For many organizations, the dimensions of information risk may seem straightforward. The risk is that personally identifiable information (PII) will some how become public, bringing with it a host of negative public relations, market share and financial effects.
These are certainly important aspects of information risk. Indeed, organizations should do everything they can to understand the nature of their vulnerability, and prepare both initial and backup defenses against hackers trying to access PII.
But information risk has other dimensions as well. To appreciate them, it’s helpful to look at the more traditional view of corporate risk, and see what it can teach us about data risk specifically. I spent a number of years working in the insurance and financial services space, and had a ringside view on how leading organizations view the matter of risk. In fact, insurers and financial services organizations often succeed or fail based on their ability to quantify and analyze risk, so they employ armies of professionals to create risk curves, probability distributions and other analyses to gain insights into the likelihood of bad things happening to themselves or their clients.
Limitations to the art of predicting risk
Despite the point made immediately above, there are two fundamental limitations to humans’ ability to predict. The first is intuitive: to be able to create mathematical models for a certain type of risk, you need to be able to quantify risk in terms of its financial impact. In the industries I mentioned, doing so isn’t a problem. But when most people try to analyze data risk, they’re far more likely to be making educated guesses, at best.
The second limitation is less obvious. As numerous studies have demonstrated, human beings as a rule are rather bad at estimating and guessing. Couple that limitation with our species’ widespread tendency to misunderstand randomness and causality, and it’s easy to see that understanding and predicting risk is hard enough, but even harder and less exact when we don’t know the relative values of what we’re trying to predict.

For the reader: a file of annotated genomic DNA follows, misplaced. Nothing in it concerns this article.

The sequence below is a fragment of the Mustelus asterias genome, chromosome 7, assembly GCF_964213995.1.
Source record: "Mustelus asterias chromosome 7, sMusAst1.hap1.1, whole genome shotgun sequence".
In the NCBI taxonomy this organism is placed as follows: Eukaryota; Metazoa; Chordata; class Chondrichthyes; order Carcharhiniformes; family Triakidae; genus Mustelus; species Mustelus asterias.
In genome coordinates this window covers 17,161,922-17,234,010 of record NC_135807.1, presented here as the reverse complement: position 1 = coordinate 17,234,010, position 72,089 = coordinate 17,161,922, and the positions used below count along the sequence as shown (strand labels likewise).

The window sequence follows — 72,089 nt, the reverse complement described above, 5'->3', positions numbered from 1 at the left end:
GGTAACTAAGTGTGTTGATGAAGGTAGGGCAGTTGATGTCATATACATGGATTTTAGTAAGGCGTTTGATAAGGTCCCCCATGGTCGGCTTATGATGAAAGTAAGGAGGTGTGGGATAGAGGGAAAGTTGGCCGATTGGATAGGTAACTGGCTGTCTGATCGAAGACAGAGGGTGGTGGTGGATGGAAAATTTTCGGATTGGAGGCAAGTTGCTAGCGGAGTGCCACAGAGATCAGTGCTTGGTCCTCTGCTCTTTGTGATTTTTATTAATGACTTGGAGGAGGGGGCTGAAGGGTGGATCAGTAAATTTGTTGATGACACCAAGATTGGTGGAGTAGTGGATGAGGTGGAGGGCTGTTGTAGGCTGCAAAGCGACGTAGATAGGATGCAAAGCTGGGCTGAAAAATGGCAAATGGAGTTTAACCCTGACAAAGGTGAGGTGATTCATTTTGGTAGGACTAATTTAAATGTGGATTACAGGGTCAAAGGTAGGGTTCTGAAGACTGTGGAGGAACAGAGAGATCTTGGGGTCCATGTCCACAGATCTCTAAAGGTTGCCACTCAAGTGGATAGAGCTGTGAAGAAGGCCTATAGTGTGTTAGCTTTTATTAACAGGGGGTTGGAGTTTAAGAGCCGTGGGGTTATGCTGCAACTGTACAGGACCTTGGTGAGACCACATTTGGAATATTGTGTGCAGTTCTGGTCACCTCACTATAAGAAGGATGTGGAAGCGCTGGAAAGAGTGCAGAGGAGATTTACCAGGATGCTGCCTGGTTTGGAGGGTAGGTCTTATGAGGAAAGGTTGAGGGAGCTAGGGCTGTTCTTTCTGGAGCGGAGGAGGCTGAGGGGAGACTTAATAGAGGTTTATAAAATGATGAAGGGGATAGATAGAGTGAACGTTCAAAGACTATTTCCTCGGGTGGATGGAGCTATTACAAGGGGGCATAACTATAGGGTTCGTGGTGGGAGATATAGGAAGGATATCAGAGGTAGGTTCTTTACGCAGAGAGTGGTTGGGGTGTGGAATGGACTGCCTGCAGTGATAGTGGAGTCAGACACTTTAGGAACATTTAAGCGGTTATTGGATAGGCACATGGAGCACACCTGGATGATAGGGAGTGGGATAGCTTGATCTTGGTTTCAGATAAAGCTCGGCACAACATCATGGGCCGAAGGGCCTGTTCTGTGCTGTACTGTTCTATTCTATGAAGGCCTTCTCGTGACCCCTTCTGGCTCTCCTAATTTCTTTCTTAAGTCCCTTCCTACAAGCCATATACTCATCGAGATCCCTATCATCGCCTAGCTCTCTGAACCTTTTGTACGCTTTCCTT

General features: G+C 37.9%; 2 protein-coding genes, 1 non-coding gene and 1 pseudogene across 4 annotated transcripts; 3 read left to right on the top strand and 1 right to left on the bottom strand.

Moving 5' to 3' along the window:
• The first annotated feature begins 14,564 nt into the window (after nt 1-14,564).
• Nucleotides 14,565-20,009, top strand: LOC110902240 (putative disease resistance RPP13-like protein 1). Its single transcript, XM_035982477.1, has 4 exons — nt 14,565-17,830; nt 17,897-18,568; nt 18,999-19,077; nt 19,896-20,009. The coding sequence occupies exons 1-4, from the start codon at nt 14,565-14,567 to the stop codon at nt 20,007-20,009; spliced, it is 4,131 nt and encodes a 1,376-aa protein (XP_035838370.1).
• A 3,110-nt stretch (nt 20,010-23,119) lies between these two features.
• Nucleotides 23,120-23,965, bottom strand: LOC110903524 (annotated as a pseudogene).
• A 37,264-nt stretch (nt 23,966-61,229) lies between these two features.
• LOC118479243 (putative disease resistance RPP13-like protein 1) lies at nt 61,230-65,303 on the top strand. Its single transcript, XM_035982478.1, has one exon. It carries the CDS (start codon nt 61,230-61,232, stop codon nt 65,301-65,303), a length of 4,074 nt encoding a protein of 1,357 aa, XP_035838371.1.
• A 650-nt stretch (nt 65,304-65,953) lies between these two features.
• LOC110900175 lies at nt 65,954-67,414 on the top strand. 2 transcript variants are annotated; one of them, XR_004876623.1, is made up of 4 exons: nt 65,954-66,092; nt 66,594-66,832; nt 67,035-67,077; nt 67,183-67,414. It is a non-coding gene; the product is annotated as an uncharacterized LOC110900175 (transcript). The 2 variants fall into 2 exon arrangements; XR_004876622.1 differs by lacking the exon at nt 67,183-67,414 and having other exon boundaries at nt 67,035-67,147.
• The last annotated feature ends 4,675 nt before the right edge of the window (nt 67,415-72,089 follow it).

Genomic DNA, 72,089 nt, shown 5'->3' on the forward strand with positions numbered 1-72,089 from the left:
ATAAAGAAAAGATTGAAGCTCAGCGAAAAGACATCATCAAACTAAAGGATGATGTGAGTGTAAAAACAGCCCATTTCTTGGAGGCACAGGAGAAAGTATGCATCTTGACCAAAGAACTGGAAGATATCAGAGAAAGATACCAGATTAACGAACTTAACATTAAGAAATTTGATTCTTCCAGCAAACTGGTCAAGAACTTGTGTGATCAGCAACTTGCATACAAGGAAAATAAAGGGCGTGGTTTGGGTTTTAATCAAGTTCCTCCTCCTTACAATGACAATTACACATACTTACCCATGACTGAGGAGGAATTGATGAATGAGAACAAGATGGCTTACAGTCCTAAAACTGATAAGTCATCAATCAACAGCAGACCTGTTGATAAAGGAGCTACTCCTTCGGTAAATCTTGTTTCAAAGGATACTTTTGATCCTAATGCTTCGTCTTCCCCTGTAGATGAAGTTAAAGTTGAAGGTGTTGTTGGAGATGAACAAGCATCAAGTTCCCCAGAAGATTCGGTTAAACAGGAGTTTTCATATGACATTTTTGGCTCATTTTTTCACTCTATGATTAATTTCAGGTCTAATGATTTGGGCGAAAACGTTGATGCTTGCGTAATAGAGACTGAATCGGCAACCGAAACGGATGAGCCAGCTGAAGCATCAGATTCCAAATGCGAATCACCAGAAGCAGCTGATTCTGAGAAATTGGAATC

Which leads us back to the topic of information risk. The most fundamental problem for most organizations is that they lack an effective way to quantify the specific financial value of their data. Even though professionals in the broader data space talk in general about how valuable data is, it seems that no one is able to take the next step and determine the actual value of an organization’s data, let alone the value of specific data elements.
The good news is that such an estimation is possible — one just needs an analytical method and process. As we’ve discussed in an earlier post, such a process starts by creating a standard Data Certification Score (DCS), a holistic indicator about each data element, reflecting the element’s frequency of use, consumption demand, collective organizational understanding (i.e. metadata quality) and overall data quality (based on actual data values). Slightly more detailed steps of that process include creating a thorough data inventory, gathering metadata about that inventory and assigning data stewards, aggregating the DCG and finally implementing an ongoing system to track the DCS. Then you can conduct correlation studies to show in real time exactly where and how your data is adding to (or in other cases, hurting) your bottom line — thus determining the business value of data.